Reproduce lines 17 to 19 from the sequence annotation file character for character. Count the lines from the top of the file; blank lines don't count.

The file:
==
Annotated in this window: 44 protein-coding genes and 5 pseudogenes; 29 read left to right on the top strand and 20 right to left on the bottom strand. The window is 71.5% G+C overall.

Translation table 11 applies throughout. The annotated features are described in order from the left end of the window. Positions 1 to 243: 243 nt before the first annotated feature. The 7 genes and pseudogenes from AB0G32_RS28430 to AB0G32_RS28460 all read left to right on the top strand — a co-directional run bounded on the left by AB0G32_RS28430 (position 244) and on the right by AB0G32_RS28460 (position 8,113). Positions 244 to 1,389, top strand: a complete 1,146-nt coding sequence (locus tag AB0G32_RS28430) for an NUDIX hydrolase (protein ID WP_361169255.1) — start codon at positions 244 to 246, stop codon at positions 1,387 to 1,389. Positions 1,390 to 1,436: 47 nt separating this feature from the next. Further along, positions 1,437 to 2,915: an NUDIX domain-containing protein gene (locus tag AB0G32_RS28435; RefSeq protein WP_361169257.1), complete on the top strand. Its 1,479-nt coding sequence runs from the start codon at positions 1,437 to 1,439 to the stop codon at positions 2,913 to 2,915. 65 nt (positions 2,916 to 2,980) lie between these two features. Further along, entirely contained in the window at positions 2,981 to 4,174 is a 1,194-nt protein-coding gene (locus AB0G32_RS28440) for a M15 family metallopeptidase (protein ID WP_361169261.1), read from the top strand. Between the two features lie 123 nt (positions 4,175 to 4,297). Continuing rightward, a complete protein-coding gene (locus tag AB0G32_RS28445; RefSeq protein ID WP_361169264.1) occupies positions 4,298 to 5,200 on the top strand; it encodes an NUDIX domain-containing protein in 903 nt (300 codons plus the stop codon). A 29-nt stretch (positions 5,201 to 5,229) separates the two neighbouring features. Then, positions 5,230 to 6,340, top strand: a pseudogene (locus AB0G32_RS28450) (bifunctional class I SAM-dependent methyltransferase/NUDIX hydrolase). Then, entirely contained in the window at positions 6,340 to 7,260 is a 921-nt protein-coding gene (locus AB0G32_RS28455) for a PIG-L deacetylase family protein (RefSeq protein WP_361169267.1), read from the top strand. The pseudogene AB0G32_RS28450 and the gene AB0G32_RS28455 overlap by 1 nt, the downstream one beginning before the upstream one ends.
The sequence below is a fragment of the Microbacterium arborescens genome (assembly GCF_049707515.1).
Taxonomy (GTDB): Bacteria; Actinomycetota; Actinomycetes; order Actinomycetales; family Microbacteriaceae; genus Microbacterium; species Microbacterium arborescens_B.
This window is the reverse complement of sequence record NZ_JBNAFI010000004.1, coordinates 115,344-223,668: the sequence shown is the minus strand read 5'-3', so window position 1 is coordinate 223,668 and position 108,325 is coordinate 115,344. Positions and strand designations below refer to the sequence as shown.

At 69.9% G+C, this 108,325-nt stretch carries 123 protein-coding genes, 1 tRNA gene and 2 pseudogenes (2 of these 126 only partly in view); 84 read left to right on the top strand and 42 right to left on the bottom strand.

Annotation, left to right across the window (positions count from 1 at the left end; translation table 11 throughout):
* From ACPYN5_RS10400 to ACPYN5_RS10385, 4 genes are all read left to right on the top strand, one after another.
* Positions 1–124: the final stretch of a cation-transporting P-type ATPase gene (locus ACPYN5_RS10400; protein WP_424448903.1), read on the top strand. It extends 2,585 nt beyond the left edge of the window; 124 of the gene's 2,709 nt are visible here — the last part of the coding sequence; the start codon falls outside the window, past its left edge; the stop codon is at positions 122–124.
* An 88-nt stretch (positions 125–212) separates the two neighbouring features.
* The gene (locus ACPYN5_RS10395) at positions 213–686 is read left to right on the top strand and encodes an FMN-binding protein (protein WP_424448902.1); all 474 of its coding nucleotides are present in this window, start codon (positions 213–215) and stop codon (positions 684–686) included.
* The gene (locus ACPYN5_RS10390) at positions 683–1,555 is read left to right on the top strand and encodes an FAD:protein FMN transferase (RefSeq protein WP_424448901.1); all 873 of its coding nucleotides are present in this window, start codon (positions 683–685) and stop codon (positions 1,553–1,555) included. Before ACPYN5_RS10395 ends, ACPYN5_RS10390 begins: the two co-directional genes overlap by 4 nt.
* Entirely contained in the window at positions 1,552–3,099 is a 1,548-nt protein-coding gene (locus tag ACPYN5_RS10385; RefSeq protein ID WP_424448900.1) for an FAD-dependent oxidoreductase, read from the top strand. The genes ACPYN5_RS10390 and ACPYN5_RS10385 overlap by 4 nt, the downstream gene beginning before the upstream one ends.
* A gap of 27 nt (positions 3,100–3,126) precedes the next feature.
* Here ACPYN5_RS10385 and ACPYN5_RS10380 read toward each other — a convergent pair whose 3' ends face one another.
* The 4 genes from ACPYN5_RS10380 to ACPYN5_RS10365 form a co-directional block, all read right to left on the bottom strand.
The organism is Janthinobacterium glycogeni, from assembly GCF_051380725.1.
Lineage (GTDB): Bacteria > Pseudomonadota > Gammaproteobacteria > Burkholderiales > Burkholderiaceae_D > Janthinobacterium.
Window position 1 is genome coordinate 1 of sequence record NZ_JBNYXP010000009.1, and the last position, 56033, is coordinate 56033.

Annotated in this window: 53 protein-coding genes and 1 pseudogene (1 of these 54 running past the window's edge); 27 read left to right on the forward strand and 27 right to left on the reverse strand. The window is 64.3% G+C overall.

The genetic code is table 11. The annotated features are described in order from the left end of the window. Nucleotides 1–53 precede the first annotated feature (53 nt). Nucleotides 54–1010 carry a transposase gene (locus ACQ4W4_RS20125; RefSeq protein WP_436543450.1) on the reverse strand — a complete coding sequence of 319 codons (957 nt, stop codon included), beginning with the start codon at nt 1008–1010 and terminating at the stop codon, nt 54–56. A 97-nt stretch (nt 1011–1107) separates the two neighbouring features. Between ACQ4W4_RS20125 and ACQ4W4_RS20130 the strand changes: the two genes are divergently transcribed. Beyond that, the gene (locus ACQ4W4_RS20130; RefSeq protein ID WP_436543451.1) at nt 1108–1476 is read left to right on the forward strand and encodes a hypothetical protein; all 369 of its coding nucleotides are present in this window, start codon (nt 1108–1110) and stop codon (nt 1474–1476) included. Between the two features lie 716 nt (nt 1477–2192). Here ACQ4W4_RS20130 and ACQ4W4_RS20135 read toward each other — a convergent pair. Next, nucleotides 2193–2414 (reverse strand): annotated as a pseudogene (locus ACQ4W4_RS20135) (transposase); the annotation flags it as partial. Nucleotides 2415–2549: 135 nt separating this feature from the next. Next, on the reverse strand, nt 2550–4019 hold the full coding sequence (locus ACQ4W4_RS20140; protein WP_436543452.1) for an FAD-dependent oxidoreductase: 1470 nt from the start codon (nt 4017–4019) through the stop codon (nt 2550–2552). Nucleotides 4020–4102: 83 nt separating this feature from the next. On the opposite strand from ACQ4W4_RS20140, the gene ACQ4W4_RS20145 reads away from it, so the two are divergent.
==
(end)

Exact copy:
The organism is Janthinobacterium glycogeni, from assembly GCF_051380725.1.
Lineage (GTDB): Bacteria > Pseudomonadota > Gammaproteobacteria > Burkholderiales > Burkholderiaceae_D > Janthinobacterium.
Window position 1 is genome coordinate 1 of sequence record NZ_JBNYXP010000009.1, and the last position, 56033, is coordinate 56033.